Erich Fromm und Das Freie Jüdische Lehrhaus in Frankfurt
This article examines Erich Fromm (1900-1980) within the context of the so-called “renaissance of Jewish religious thought” in Germany during the early 20th century. It is well known that Fromm was a member of the Institute for Social Research, later called the Frankfurt School. The focus of this study, however, is on what has received little attention in research, namely Fromm’s involvement in founding the Freies jüdisches Lehrhaus (the Jewish House of Free Study) in Frankfurt. Fromm participated in the founding of the Lehrhaus as a student and later as a lecturer. During this time, Fromm also wrote his dissertation on Judaism at Heidelberg University. Methodologically, this paper intertwines the historical-biographical axis, which deals with Fromm’s connections to several thinkers: Rabbi Nehemia Nobel, Rabbi Georg Salzberger, Baruch Salman Rabinkow, Franz Rosenzweig, Ernest Simon and others, and the philosophical axis, which focuses on his dissertation, The Jewish Law.
The Freies jüdisches Lehrhaus in Frankfurt is primarily associated with Franz Rosenzweig and other thinkers who worked there, such as Gershom Scholem, Ernest Simon, Leo Löwenthal and Martin Buber, who wrote Ich und Du during the years he taught there. With the exception of Buber, the Lehrhaus was their first official teaching venue. The Lehrhaus was characterized by its dialogical atmosphere, and symmetrical relationships between teachers and students, which softened some of the rigidity that was the norm at German educational frameworks at the time. This atmosphere continued to influence Fromm in his adult life, in terms of his attitude towards religion, questioning of authority and his understanding of human nature. Finally, it later played a role in his departure from Freudian libido theory.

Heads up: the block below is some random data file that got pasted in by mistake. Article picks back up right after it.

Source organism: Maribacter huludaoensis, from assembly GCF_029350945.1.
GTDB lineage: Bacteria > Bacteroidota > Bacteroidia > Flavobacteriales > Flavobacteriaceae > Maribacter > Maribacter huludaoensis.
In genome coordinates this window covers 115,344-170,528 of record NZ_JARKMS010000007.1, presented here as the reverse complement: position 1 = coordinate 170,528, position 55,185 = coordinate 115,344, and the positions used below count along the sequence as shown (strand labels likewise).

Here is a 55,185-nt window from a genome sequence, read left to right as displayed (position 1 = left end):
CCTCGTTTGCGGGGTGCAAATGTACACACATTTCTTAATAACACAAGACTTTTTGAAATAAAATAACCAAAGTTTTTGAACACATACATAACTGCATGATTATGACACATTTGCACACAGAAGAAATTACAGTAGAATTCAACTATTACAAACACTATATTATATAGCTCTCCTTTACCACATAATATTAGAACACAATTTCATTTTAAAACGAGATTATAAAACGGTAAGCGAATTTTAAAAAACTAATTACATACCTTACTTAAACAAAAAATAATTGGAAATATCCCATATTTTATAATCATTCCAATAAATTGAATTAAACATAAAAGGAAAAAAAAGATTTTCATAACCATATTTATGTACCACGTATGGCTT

This study presents some key ideas from his dissertation, including his position on religious dogma, particularly concerning the Karaite sect, a subject that he later taught as a lecturer at the Lehrhaus. Fromm’s dissertation expresses his preoccupation with his Jewish identity and his examination of the complex theopolitical reality in which the Jews of Germany found themselves at the beginning of the 20th century, including the debates between Orthodox Jews and reformers, and between Zionists and anti-Zionists. This article supports the claim that Fromm’s position that religious factors play a central role in the historical process, which he held throughout his life, was formed in these early years. The article strengthens the scholarly position that Fromm’s Jewish background is relevant to understanding his thought in general.
Copyright (c) 2023 Ronen Pinkas
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